Temporary engagement bypass in the NHS
The NHS is undoubtedly under pressure. Barely a day goes by without national headlines proclaiming failures in one part or another of our health and care system. Much of the coverage seems to recognise that things need to change and much of the debate is dedicated to answering the question of how. Just this week during a Parliamentary debate on NHS England’s much publicised local area STPs (Sustainability and Transformation Plans) –expertly summarised by The Consultation Institute — MPs of all parties cited public mistrust of perfunctory consultation and called for real and genuine public involvement right from the start.
But very real staff shortages are bringing some services to the point where they can’t meet safety standards and can’t wait months and months for the STPs to be debated and agreed. I get a consistent stream of questions and queries from NHS clients about temporary changes to services, the kind of change that tends to make headlines only locally, but are no less damaging to valuable relationships if they’re not done right.
One such headline was created last month by United Lincolnshire Hospitals NHS Trust’s decision to reduce the Accident and Emergency department at Grantham and District Hospital from a 24/7 service to one that’s open 9am — 6.30pm each day for a “temporary” three-month period. Another in early September announced the temporary closure of a community hospital in-patient ward in Rothbury, Northumberland. Again for three months.
Clinicians can, quite rightly, make changes to services on safety grounds caused by unexpected, or unpredictable circumstances. We expect our health services to be safe, and if something happens that means standards can’t be maintained, we might not be happy, but we will understand that services have to be temporarily withdrawn.
So how is it that nothing seems to get members of the public reaching for a petition app or painting placards more quickly than the announcement of a temporary change to a cherished local service, be it maternity, A&E, or a community hospital? Indeed, the Grantham announcement has already secured a petition, legal representation, and a four-figure sum in a fund to pay for those lawyers to challenge the decision, and Rothbury campaigners have threatened to “start organising mass demonstrations”.
That patients are passionate about their local health services is never in doubt. Their sense of a right to be involved in decisions is based on a deeply-held feeling of collective ownership of those services. And they know that right is written in law. Clinicians and managers can bypass that right only in situations where they’re satisfied that a decision has to be taken quickly because of a risk to safety or welfare of patients or staff.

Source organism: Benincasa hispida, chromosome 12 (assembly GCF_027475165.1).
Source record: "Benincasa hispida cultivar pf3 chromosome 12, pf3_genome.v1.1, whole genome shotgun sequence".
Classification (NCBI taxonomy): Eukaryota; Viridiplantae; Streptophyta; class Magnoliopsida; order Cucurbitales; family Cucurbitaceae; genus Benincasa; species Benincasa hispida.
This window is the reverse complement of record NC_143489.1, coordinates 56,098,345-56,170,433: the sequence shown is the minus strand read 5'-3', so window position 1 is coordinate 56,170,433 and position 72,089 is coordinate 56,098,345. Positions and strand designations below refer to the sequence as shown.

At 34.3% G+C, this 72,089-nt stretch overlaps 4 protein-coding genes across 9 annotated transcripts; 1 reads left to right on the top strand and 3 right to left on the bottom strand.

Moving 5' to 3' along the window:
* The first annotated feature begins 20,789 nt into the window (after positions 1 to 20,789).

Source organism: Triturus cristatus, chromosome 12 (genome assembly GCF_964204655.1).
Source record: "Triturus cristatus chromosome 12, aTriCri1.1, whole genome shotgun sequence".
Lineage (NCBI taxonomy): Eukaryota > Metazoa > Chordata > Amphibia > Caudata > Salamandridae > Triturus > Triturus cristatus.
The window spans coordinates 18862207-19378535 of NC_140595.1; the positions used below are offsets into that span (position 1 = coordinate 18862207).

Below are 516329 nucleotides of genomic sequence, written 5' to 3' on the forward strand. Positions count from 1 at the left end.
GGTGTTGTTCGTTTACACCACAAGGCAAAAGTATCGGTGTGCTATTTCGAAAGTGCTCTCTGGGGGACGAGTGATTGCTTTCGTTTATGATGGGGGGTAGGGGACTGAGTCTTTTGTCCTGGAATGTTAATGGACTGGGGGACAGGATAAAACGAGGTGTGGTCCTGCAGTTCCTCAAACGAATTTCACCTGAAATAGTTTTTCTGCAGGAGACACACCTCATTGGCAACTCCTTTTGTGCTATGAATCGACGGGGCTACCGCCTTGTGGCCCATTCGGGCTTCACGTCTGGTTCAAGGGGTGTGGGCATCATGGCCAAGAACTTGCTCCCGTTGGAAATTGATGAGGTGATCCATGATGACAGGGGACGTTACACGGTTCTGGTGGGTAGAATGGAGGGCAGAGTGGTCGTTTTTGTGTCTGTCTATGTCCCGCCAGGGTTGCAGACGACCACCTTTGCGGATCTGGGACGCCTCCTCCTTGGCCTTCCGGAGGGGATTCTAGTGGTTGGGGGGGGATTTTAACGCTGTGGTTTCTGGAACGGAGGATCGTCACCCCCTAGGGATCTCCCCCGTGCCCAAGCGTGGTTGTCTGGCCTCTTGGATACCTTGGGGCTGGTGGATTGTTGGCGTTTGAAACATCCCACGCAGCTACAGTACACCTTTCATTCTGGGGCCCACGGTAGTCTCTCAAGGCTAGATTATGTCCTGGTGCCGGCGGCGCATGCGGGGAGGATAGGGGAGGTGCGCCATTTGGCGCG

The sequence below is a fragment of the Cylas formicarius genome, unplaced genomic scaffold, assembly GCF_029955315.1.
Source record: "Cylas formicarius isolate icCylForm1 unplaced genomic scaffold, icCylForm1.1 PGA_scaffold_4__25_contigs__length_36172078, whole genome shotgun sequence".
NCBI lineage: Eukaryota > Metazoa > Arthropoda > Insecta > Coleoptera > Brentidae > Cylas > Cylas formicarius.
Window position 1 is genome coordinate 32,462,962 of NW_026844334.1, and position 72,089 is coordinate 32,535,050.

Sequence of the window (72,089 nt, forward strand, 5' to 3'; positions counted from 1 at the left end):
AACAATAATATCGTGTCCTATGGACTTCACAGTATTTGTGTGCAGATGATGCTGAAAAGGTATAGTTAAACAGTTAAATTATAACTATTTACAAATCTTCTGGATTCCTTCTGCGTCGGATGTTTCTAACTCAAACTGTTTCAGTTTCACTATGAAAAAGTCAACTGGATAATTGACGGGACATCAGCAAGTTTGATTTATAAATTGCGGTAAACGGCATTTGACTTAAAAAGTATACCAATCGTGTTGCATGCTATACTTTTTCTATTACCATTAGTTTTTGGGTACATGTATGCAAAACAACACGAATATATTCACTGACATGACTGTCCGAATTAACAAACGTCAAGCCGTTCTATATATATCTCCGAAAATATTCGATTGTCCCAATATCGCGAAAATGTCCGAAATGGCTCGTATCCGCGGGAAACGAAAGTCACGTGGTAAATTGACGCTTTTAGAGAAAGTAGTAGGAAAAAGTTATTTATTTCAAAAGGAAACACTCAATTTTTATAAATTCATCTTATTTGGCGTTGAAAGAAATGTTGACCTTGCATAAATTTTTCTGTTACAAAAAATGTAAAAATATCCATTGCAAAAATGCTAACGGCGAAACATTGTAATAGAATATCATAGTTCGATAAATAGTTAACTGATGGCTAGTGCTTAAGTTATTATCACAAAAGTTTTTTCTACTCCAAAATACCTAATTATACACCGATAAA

And that works where it’s clearly a temporary change for emergency reasons like the short-term closure of Manchester Royal Infirmary A&E last year. Patients understand. Likewise, if for example several of the midwives on which a midwife-led maternity unit is reliant are ill with a vomiting bug the need for an unavoidable closure of a few days is likely to be understood and accepted by local people.
But Grantham has more similarities with the case in Chorley, Lancashire earlier this year where the local MP, Lindsay Hoyle, blamed “bad management” as the cause when Lancashire Teaching Hospitals NHS Trust changed a full A&E service to an urgent care service blaming staff shortages. A director at the local council said he didn’t “understand how the problem in Chorley has become so acute”.
And there, perhaps, is the issue. Could it be a lack of openness that undermines trusting relationships, or the long shadows of previous poor engagement experiences that cause public scepticism?
It’s hard to argue that a staffing issue that has required extra attention for many months is an emergency. It’s equally hard to make the case that a solution that runs into months, or in some cases years, is in any common sense of the word ‘temporary’. It’s particularly difficult where there is local experience of temporary changes that have been extended and extended until they are forgotten by most people and become permanent by default.
Where issues are identified and where thought is given to contingency plans, there is opportunity for public involvement; to share some of the realities of running health services with local people, patients and carers; and to ask for their ideas and support in addressing the issues. There is, in short, the opportunity for stakeholders to influence the decisions that might need to be made.
As always there are areas of grey that can be argued out in court, or settled out of it as with temporary changes to maternity services in North Wales last year, but involving patient reps in contingency planning means patient voices are heard at the point where they can exert influence, and that gives providers a good chance of avoiding the eventuality of legal action.
Making the time to involve patients and the public when a service is in the tightest of corners is an investment in building trusting relationships that will be beneficial time and time again.